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    If any of the links are down you have the titles and authors to do searches.
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    (Original post by yawn1)
    Your observations on my contributions are necessarily skewed because of your own circumstances.

    I can refer you to all the claims I have made and would likewise appreciate back-up from you rather than rhetoric.

    'Grammar schools fail children from poor families' by Judith Judd on http://www.independent,co,uk/advance...or081100.shtml

    omprehensive Secondary Education: Building on Success (a briefing papers contributed to by many eminent professors of Education see link http://www.casenet.or.uk/success.html

    The Impact of Selection on Pupil Performance - Ian Schagen and Sandie Schagen (research was commissioned by a pro-selection body to validate their claims that grammars provided the best education for the more academically able, but unfortunately their assumption was not entirely supported by the research!) I don't have a link to post but you can find it by typing in the title and authors on google I guess.

    Finally 'A review of structure and performance of secondary education in Kent and Medway' by Professor David Jesson. This report was commissioned by Dr. Stephen Ladyman (MP for Thanet South) because of his concerns on the negative effects of a wholly selective system on all the schools in Kent and Medway.

    I know far more than you think I do about selection and certainly more than you! You come across as very pompous and it does nothing for your credibility.
    Okay, thanks for the sources, I can't find the Judith Judd thing and the link is broken, but it is clearly a less important source anyway.
    I will read the review thing, and google for the others.

    I am hesitant to take an interest in anything Steven Ladyman has to say, but I will certainly look at the others.

    However, I must take issue with the suggestion that I don't know about selection.
    May I ask what kind of school you go to and where?
    I live in Kent - the only fully selective county, and have been to two of its grammars. I watch the debate rage in the local press, and I took the 11+.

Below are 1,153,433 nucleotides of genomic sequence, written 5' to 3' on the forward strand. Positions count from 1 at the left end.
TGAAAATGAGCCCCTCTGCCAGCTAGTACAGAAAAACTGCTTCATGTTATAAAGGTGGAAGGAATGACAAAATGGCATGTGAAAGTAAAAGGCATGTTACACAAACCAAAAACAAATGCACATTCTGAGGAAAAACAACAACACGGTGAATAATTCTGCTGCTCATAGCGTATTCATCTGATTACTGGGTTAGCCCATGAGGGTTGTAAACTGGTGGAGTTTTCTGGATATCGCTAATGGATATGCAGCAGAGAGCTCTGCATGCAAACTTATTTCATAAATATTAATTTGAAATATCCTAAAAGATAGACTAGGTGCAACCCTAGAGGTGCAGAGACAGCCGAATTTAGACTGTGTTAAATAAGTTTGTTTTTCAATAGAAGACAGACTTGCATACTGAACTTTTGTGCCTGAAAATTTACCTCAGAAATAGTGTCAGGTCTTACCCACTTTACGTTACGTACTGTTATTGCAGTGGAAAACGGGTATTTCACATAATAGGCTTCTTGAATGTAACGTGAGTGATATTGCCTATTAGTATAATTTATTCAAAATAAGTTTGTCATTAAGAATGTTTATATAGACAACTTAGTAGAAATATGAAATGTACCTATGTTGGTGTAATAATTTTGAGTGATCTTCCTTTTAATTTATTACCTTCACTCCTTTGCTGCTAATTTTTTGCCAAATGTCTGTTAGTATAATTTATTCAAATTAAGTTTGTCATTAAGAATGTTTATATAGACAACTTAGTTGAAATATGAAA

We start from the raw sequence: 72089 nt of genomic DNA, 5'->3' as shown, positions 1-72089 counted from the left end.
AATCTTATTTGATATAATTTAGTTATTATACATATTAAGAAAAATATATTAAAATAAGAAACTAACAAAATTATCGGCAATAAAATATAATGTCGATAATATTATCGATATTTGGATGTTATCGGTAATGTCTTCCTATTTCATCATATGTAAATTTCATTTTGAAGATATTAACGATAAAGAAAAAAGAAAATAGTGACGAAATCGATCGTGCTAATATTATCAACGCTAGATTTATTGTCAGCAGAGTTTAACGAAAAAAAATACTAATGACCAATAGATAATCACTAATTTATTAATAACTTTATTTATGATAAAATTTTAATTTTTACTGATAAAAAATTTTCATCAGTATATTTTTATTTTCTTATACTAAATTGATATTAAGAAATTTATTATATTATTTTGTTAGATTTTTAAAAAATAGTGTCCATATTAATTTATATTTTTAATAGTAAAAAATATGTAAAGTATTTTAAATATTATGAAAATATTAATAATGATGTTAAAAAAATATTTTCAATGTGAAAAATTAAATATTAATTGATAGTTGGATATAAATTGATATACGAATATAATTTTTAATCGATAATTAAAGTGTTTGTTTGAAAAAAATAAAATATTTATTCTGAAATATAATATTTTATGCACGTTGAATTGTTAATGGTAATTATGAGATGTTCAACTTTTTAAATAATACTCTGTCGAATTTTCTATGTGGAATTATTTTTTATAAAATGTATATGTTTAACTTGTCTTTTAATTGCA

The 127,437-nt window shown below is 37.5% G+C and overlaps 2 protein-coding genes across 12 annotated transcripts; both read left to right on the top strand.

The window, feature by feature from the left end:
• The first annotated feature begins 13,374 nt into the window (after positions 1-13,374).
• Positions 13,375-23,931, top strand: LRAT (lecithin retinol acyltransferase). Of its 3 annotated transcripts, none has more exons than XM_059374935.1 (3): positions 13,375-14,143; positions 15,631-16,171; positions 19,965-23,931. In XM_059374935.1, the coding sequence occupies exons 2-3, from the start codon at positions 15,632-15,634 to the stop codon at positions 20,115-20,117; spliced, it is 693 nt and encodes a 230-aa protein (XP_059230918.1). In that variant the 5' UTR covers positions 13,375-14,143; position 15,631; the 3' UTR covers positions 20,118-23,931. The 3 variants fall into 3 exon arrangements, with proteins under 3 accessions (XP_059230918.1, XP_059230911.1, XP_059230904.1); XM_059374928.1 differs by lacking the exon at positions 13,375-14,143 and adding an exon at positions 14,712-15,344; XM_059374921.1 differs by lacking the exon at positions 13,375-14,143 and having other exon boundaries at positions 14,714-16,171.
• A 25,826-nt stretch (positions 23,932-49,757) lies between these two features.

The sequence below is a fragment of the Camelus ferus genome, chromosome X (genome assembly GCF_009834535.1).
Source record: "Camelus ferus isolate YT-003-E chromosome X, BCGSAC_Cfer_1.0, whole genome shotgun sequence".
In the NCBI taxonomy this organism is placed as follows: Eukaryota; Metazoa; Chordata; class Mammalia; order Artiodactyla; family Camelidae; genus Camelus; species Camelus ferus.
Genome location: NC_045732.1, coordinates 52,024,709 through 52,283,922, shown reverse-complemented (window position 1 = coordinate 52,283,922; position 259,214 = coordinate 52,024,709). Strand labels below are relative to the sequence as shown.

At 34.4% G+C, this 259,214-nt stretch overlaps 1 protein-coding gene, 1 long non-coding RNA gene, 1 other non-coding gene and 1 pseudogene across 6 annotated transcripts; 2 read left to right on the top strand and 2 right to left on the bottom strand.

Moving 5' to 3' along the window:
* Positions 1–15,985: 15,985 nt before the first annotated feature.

I have friends who go to comps, both well off and not so, I have/have had friends of equal and less wealth than myself who go to grammar school, and I have friends who are undeniably rich.
    I am not exaggerating; reflecting on it I really have met a huge variety of people.

    btw. If you think I come accross as pompous, go back and read your posts!
    I am not trying to be rude here, I am just saying I don't think you are in a position to criticse my tone!
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    (Original post by -mb-)
    Okay, thanks for the sources, I can't find the Judith Judd thing and the link is broken, but it is clearly a less important source anyway.
    I will read the review thing, and google for the others.

    I am hesitant to take an interest in anything Steven Ladyman has to say, but I will certainly look at the others.

    However, I must take issue with the suggestion that I don't know about selection.
    May I ask what kind of school you go to and where?
    I live in Kent - the only fully selective county, and have been to two of its grammars. I watch the debate rage in the local press, and I took the 11+.

    I have friends who go to comps, both well off and not so, I have/have had friends of equal and less wealth than myself who go to grammar school, and I have friends who are undeniably rich.
    I am not exaggerating; reflecting on it I really have met a huge variety of people.

    btw. If you think I come accross as pompous, go back and read your posts!
    I am not trying to be rude here, I am just saying I don't think you are in a position to criticse my tone!
    I'm glad that we can now talk about this on a equitable and civilised level - and I apologise if I came across as pompous as well (we never see ourselves as other see us).